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Rat homolog of PinX1 is a nucleolar protein involved in the regulation of telomere length

 Bong-Kyeong Oh  ;  So-Mi Yoon  ;  Young Nyun Park  ;  Chan-Hee Lee 
 GENE, Vol.400(1-2) : 35-43, 2007 
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Animals ; Cell Nucleolus/metabolism ; Cells, Cultured ; Cellular Senescence ; Humans ; Mice ; Molecular Sequence Data ; NIH 3T3 Cells ; Nuclear Proteins/genetics* ; Nuclear Proteins/metabolism ; Rats ; Sequence Homology, Amino Acid ; Telomere/ultrastructure* ; Transfection ; Tumor Suppressor Proteins/genetics* ; Tumor Suppressor Proteins/metabolism
Human PinX1 involves in regulation of telomere length. Here, we describe the function of a rat homolog of PinX1. Rat PinX1 (rPinX1) was cloned from WB-F344, a rat hepatic stem-like epithelial cell. It encodes a protein of 331 amino acids with 70% homology to human PinX1 and 91% homology to mouse. Northern analysis revealed that rPinX1 is expressed in both somatic and germ tissues, most abundantly in heart, liver and testis. Co-localization with a nucleolar protein, fibrillarin, showed that rPinX1 resides in the nucleolus. Analysis of truncated mutants revealed that an internal K,E/D region seems to be important for nucleolar localization. A stable cell line expressing rPinX1 was established in NIH3T3, a mouse-transformed embryonic fibroblast cell line, and stable cells were subcultured for more than 150 population doublings. The growth of stable rPinX1 cells slowed down at late passages, and a fraction of these cells exhibited increased size and stained positively for senescence-associated β-galactosidase. Overexpression of rPinX1 in NIH3T3 cells resulted in gradual telomere shortening over successive passages. However, the telomeric 3′ overhang was not altered by PinX1 expression. This study demonstrates that a rat homolog of human PinX1 is a nucleolar protein, and that overexpression of rPinX1 induces cellular senescence and telomere shortening, but has no effect on 3′ overhang length. The function of PinX1 in regulating telomere length is conserved in rodents, and this study may provide insight into the mechanism by which a nucleolar protein can regulate telomere length.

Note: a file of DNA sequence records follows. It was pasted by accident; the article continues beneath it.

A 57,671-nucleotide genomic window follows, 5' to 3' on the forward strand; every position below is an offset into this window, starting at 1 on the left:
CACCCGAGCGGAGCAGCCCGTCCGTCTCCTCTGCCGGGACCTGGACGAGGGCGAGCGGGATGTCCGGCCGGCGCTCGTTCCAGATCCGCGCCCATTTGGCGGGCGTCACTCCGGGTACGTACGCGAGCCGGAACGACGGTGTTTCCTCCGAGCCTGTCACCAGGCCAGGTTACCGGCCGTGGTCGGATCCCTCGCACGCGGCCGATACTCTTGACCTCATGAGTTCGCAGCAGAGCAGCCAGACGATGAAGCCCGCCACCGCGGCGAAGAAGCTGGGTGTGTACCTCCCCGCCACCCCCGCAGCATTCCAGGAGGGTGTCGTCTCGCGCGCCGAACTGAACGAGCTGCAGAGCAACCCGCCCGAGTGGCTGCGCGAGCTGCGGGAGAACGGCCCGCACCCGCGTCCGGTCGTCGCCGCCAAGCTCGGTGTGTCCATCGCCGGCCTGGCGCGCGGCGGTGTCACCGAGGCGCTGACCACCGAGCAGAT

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1. College of Medicine (의과대학) > Research Institute (부설연구소) > 1. Journal Papers
1. College of Medicine (의과대학) > Dept. of Pathology (병리학교실) > 1. Journal Papers
Yonsei Authors
Park, Young Nyun(박영년) ORCID logo https://orcid.org/0000-0003-0357-7967
Oh, Bong Kyeong(오봉경)
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